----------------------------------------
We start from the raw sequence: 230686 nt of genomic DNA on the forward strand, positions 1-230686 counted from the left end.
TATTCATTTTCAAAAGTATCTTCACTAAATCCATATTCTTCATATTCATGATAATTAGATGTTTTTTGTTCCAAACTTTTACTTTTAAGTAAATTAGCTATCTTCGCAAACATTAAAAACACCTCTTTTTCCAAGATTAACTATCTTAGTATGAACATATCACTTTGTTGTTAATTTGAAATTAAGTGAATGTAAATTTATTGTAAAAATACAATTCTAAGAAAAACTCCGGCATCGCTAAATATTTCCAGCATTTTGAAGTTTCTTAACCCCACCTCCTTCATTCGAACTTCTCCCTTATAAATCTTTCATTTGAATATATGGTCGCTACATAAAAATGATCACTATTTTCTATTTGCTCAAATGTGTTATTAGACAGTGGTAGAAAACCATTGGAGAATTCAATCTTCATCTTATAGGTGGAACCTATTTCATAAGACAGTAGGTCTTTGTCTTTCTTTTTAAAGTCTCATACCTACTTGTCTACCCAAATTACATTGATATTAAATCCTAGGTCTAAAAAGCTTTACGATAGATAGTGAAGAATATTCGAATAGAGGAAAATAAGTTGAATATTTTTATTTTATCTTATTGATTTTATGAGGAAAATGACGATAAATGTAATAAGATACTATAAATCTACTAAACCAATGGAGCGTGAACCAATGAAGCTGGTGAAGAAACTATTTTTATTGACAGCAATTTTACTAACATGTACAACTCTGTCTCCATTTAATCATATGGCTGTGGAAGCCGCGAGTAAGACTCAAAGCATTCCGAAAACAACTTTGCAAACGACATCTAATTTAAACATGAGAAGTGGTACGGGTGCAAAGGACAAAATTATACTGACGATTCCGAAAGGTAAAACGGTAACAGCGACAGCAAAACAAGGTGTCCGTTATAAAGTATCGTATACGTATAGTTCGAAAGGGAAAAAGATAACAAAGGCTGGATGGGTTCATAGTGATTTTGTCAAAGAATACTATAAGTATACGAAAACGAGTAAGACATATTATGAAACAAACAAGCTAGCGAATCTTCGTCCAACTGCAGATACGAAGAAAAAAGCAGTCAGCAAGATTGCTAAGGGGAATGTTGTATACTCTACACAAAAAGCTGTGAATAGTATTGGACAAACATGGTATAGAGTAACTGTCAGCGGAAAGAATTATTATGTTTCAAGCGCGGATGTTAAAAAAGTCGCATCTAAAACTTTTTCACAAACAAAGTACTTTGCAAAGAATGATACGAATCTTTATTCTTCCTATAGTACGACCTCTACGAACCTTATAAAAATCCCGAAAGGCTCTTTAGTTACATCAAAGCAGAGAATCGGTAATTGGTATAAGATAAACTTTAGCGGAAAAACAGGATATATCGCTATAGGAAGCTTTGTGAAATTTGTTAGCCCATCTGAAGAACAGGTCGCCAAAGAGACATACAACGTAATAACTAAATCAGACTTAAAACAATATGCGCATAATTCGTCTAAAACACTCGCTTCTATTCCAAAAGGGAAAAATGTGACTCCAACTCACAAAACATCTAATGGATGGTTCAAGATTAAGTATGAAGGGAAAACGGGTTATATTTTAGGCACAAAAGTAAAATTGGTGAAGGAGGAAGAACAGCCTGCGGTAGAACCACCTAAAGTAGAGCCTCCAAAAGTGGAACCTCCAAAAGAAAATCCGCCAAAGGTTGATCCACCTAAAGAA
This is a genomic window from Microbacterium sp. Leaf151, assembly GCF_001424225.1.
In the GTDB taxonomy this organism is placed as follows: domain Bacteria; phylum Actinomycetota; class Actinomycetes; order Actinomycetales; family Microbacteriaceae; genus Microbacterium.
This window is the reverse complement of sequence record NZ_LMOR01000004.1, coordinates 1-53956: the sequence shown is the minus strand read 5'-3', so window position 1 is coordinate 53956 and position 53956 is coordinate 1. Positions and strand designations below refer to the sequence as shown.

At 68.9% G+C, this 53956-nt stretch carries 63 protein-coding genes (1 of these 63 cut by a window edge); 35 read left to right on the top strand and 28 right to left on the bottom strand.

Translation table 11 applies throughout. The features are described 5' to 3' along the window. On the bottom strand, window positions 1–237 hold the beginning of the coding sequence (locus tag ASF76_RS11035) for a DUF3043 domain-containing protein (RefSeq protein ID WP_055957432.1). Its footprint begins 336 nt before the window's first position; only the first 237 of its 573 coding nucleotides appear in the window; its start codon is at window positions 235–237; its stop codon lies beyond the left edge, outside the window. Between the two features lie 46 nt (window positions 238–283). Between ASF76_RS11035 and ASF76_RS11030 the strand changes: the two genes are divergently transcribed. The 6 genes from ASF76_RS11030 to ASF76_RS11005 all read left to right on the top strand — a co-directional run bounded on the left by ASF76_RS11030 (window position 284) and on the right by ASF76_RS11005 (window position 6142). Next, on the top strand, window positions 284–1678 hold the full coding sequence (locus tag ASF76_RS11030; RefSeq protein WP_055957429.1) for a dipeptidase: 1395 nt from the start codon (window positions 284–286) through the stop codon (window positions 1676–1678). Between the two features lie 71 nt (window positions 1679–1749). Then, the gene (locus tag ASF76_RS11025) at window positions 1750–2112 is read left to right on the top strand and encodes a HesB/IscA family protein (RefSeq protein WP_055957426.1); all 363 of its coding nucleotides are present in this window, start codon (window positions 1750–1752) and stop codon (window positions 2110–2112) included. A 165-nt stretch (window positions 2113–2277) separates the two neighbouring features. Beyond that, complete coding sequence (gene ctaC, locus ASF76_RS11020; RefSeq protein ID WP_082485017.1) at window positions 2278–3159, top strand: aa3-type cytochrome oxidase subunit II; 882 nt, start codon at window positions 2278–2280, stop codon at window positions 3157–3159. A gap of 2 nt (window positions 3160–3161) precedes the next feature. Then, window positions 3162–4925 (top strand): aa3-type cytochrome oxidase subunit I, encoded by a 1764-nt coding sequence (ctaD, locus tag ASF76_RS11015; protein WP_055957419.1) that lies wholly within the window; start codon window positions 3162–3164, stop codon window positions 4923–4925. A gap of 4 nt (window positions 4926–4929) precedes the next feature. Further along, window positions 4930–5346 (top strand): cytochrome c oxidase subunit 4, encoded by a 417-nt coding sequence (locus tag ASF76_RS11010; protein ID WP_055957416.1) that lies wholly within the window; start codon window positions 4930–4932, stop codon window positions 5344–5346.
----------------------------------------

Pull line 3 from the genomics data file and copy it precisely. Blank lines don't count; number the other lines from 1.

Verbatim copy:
This is a genomic window from Microbacterium sp. Leaf151, assembly GCF_001424225.1.